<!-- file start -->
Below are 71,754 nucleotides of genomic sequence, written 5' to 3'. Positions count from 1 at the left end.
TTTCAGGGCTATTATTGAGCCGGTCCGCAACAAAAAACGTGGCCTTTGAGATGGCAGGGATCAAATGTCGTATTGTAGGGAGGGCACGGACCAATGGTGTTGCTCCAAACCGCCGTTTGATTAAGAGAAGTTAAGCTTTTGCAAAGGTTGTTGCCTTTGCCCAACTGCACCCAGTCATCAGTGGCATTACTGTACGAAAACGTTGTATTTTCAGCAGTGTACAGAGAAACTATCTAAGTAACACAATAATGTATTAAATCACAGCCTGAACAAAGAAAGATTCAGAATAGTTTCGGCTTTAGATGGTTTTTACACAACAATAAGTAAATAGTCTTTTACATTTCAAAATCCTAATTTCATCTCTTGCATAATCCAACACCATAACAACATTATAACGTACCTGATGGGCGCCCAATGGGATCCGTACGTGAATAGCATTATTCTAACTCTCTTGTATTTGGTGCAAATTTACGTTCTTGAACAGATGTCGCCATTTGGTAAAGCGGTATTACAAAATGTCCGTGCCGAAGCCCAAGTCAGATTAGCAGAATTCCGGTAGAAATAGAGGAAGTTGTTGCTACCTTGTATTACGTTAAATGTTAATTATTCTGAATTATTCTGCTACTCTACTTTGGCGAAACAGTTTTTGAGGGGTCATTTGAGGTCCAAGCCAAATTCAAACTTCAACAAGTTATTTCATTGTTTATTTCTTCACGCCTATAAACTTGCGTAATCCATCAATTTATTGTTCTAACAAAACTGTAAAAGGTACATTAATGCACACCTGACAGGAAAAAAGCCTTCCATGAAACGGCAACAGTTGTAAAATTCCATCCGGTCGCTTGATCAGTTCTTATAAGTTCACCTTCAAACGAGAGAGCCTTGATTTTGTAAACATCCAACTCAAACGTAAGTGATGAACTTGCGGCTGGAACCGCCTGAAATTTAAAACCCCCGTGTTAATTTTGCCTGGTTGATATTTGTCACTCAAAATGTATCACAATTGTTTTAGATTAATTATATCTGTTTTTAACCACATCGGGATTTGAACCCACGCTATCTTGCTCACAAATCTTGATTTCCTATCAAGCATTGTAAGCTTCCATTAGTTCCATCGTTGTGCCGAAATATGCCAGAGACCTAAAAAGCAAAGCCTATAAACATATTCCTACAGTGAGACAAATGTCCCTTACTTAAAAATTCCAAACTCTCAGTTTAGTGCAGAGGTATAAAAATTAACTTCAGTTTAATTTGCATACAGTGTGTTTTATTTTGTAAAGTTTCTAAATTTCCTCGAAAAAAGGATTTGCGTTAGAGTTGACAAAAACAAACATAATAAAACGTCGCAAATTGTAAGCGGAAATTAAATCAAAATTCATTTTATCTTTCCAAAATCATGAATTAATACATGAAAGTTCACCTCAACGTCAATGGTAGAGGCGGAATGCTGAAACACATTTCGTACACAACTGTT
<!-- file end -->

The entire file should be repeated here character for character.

Below are 71,754 nucleotides of genomic sequence, written 5' to 3'. Positions count from 1 at the left end.
TTTCAGGGCTATTATTGAGCCGGTCCGCAACAAAAAACGTGGCCTTTGAGATGGCAGGGATCAAATGTCGTATTGTAGGGAGGGCACGGACCAATGGTGTTGCTCCAAACCGCCGTTTGATTAAGAGAAGTTAAGCTTTTGCAAAGGTTGTTGCCTTTGCCCAACTGCACCCAGTCATCAGTGGCATTACTGTACGAAAACGTTGTATTTTCAGCAGTGTACAGAGAAACTATCTAAGTAACACAATAATGTATTAAATCACAGCCTGAACAAAGAAAGATTCAGAATAGTTTCGGCTTTAGATGGTTTTTACACAACAATAAGTAAATAGTCTTTTACATTTCAAAATCCTAATTTCATCTCTTGCATAATCCAACACCATAACAACATTATAACGTACCTGATGGGCGCCCAATGGGATCCGTACGTGAATAGCATTATTCTAACTCTCTTGTATTTGGTGCAAATTTACGTTCTTGAACAGATGTCGCCATTTGGTAAAGCGGTATTACAAAATGTCCGTGCCGAAGCCCAAGTCAGATTAGCAGAATTCCGGTAGAAATAGAGGAAGTTGTTGCTACCTTGTATTACGTTAAATGTTAATTATTCTGAATTATTCTGCTACTCTACTTTGGCGAAACAGTTTTTGAGGGGTCATTTGAGGTCCAAGCCAAATTCAAACTTCAACAAGTTATTTCATTGTTTATTTCTTCACGCCTATAAACTTGCGTAATCCATCAATTTATTGTTCTAACAAAACTGTAAAAGGTACATTAATGCACACCTGACAGGAAAAAAGCCTTCCATGAAACGGCAACAGTTGTAAAATTCCATCCGGTCGCTTGATCAGTTCTTATAAGTTCACCTTCAAACGAGAGAGCCTTGATTTTGTAAACATCCAACTCAAACGTAAGTGATGAACTTGCGGCTGGAACCGCCTGAAATTTAAAACCCCCGTGTTAATTTTGCCTGGTTGATATTTGTCACTCAAAATGTATCACAATTGTTTTAGATTAATTATATCTGTTTTTAACCACATCGGGATTTGAACCCACGCTATCTTGCTCACAAATCTTGATTTCCTATCAAGCATTGTAAGCTTCCATTAGTTCCATCGTTGTGCCGAAATATGCCAGAGACCTAAAAAGCAAAGCCTATAAACATATTCCTACAGTGAGACAAATGTCCCTTACTTAAAAATTCCAAACTCTCAGTTTAGTGCAGAGGTATAAAAATTAACTTCAGTTTAATTTGCATACAGTGTGTTTTATTTTGTAAAGTTTCTAAATTTCCTCGAAAAAAGGATTTGCGTTAGAGTTGACAAAAACAAACATAATAAAACGTCGCAAATTGTAAGCGGAAATTAAATCAAAATTCATTTTATCTTTCCAAAATCATGAATTAATACATGAAAGTTCACCTCAACGTCAATGGTAGAGGCGGAATGCTGAAACACATTTCGTACACAACTGTT